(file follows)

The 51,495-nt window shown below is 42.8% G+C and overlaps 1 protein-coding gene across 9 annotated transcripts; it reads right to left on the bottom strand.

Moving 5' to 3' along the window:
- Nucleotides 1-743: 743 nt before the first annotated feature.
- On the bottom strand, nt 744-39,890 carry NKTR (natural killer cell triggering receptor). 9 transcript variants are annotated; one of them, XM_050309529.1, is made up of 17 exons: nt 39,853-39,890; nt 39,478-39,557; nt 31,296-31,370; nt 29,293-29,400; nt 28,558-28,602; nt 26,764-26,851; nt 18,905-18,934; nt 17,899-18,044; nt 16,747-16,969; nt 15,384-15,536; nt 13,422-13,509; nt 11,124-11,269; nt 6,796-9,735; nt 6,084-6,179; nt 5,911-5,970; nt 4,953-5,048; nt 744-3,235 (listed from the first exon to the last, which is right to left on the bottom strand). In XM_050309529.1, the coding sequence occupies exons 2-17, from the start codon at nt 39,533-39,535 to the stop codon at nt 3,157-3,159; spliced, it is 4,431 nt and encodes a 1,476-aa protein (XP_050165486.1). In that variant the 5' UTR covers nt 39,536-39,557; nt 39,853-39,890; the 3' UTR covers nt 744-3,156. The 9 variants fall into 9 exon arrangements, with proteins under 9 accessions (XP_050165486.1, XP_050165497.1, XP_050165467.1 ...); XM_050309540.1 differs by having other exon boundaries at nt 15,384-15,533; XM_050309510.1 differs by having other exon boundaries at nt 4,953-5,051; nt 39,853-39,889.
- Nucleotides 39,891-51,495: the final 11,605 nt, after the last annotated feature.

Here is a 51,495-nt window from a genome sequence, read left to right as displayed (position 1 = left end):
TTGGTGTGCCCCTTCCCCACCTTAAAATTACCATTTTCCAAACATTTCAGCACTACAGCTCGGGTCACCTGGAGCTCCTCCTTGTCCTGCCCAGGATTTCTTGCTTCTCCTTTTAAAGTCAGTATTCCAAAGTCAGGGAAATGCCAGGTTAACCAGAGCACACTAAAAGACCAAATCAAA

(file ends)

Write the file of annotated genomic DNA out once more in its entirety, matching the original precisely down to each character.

The 51,495-nt window shown below is 42.8% G+C and overlaps 1 protein-coding gene across 9 annotated transcripts; it reads right to left on the bottom strand.

Moving 5' to 3' along the window:
- Nucleotides 1-743: 743 nt before the first annotated feature.
- On the bottom strand, nt 744-39,890 carry NKTR (natural killer cell triggering receptor). 9 transcript variants are annotated; one of them, XM_050309529.1, is made up of 17 exons: nt 39,853-39,890; nt 39,478-39,557; nt 31,296-31,370; nt 29,293-29,400; nt 28,558-28,602; nt 26,764-26,851; nt 18,905-18,934; nt 17,899-18,044; nt 16,747-16,969; nt 15,384-15,536; nt 13,422-13,509; nt 11,124-11,269; nt 6,796-9,735; nt 6,084-6,179; nt 5,911-5,970; nt 4,953-5,048; nt 744-3,235 (listed from the first exon to the last, which is right to left on the bottom strand). In XM_050309529.1, the coding sequence occupies exons 2-17, from the start codon at nt 39,533-39,535 to the stop codon at nt 3,157-3,159; spliced, it is 4,431 nt and encodes a 1,476-aa protein (XP_050165486.1). In that variant the 5' UTR covers nt 39,536-39,557; nt 39,853-39,890; the 3' UTR covers nt 744-3,156. The 9 variants fall into 9 exon arrangements, with proteins under 9 accessions (XP_050165486.1, XP_050165497.1, XP_050165467.1 ...); XM_050309540.1 differs by having other exon boundaries at nt 15,384-15,533; XM_050309510.1 differs by having other exon boundaries at nt 4,953-5,051; nt 39,853-39,889.
- Nucleotides 39,891-51,495: the final 11,605 nt, after the last annotated feature.

Here is a 51,495-nt window from a genome sequence, read left to right as displayed (position 1 = left end):
TTGGTGTGCCCCTTCCCCACCTTAAAATTACCATTTTCCAAACATTTCAGCACTACAGCTCGGGTCACCTGGAGCTCCTCCTTGTCCTGCCCAGGATTTCTTGCTTCTCCTTTTAAAGTCAGTATTCCAAAGTCAGGGAAATGCCAGGTTAACCAGAGCACACTAAAAGACCAAATCAAA